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'Calorie Count' - Is it reliable?

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Old 02-02-2011, 02:09 AM   #1
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Question 'Calorie Count' - Is it reliable?

I eat a lot of foods at home, and in school, that I can never figure out the calories for, so I just found this website and it's helping me a lot. To log the calories for food I've eaten throughout the day.

I'd like to know though, if this is reliable. Is there a chance it's not very accurate? Or can I count on this?

For the day, it seems I only have a 1,146 intake today. I thought I had a lot more, so I was surprised as I searched through the foods, measured out my portions, and found the calories.
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Old 02-02-2011, 02:13 AM   #2
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I'm in a similar situation with the added problem of eating a lot of food that I don't even know the name of, much less the ingredients thanks to school lunch in a foreign country. Although I'm starting to consider switching to my own lunches, I'm currently also guesstimating and using an online database.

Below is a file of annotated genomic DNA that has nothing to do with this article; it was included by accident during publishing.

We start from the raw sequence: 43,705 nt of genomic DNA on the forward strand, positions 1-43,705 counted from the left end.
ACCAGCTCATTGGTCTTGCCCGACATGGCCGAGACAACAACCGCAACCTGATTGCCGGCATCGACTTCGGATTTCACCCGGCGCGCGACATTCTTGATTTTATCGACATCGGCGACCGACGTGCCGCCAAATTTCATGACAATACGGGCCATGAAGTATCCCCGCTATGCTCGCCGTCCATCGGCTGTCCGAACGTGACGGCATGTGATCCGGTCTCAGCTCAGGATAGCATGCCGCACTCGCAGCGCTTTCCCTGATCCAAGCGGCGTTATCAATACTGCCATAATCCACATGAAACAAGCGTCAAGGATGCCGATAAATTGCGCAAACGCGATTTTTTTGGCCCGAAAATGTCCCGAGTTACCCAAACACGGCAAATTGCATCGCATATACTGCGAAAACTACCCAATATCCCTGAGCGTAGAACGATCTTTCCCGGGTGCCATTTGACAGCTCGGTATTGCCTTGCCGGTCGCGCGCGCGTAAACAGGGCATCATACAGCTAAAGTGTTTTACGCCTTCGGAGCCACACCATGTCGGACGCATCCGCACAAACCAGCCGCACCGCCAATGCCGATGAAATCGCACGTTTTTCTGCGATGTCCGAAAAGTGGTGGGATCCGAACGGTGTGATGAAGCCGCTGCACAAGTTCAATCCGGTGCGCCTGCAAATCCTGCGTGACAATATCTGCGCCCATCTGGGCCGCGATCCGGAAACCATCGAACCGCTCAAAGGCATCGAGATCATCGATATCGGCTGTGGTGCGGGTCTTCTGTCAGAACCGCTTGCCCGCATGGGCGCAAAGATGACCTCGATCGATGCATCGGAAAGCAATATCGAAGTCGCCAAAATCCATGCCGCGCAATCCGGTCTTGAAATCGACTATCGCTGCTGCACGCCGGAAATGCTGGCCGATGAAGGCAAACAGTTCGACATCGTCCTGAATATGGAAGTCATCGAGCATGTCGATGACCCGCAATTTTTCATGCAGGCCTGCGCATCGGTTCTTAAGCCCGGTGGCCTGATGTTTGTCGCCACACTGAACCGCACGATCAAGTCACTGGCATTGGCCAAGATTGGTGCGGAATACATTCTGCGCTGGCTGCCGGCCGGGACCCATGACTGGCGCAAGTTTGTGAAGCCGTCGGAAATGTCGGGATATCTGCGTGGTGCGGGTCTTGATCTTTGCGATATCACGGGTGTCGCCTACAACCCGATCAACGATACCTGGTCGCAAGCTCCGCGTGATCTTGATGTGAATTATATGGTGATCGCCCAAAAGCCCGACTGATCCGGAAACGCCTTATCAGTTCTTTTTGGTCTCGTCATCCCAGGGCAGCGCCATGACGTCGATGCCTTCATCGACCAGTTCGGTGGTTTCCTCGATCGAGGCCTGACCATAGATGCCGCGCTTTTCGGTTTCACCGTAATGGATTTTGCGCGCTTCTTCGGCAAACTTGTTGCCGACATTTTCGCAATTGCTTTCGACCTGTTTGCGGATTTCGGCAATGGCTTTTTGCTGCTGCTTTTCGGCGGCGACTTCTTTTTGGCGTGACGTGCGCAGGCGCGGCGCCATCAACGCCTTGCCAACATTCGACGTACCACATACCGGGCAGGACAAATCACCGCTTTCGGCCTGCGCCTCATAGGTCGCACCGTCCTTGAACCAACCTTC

I try to make up for any wiggle room in the unknown foods by accurately counting the food for which I do have information. And I always assume that I've consumed more calories rather than fewer. It's not a foolproof system, but I'm going to see where it gets me.
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Old 02-02-2011, 02:15 AM   #3
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I'm trying to do the same for the foods where I can actually look at the label and calculate. Problem is I go to culinary school, and on a daily basis my chef lets us finish early and makes us something eccentric and Asian. I try to of course give myself a give or take on the number they give me, but it's a little puzzling. I feel like I'm eating so much, but I also feel that if I were eating as little as it says, I would be losing weight faster. Agh, it's a little discouraging.
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Old 02-02-2011, 05:59 AM   #4